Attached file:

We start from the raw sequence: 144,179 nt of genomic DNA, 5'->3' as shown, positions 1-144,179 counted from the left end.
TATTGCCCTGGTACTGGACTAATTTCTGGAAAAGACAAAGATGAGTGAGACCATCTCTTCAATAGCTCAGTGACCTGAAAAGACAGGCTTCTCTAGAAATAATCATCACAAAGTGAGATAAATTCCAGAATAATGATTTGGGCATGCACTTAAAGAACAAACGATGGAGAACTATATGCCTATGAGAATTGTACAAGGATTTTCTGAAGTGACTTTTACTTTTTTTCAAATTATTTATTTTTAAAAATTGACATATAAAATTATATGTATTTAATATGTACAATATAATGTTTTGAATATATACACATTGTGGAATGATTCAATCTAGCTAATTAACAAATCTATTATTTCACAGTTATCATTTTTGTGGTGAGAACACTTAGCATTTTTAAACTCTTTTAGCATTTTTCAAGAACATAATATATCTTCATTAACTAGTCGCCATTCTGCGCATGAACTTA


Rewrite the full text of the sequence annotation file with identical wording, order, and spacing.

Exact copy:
We start from the raw sequence: 144,179 nt of genomic DNA, 5'->3' as shown, positions 1-144,179 counted from the left end.
TATTGCCCTGGTACTGGACTAATTTCTGGAAAAGACAAAGATGAGTGAGACCATCTCTTCAATAGCTCAGTGACCTGAAAAGACAGGCTTCTCTAGAAATAATCATCACAAAGTGAGATAAATTCCAGAATAATGATTTGGGCATGCACTTAAAGAACAAACGATGGAGAACTATATGCCTATGAGAATTGTACAAGGATTTTCTGAAGTGACTTTTACTTTTTTTCAAATTATTTATTTTTAAAAATTGACATATAAAATTATATGTATTTAATATGTACAATATAATGTTTTGAATATATACACATTGTGGAATGATTCAATCTAGCTAATTAACAAATCTATTATTTCACAGTTATCATTTTTGTGGTGAGAACACTTAGCATTTTTAAACTCTTTTAGCATTTTTCAAGAACATAATATATCTTCATTAACTAGTCGCCATTCTGCGCATGAACTTA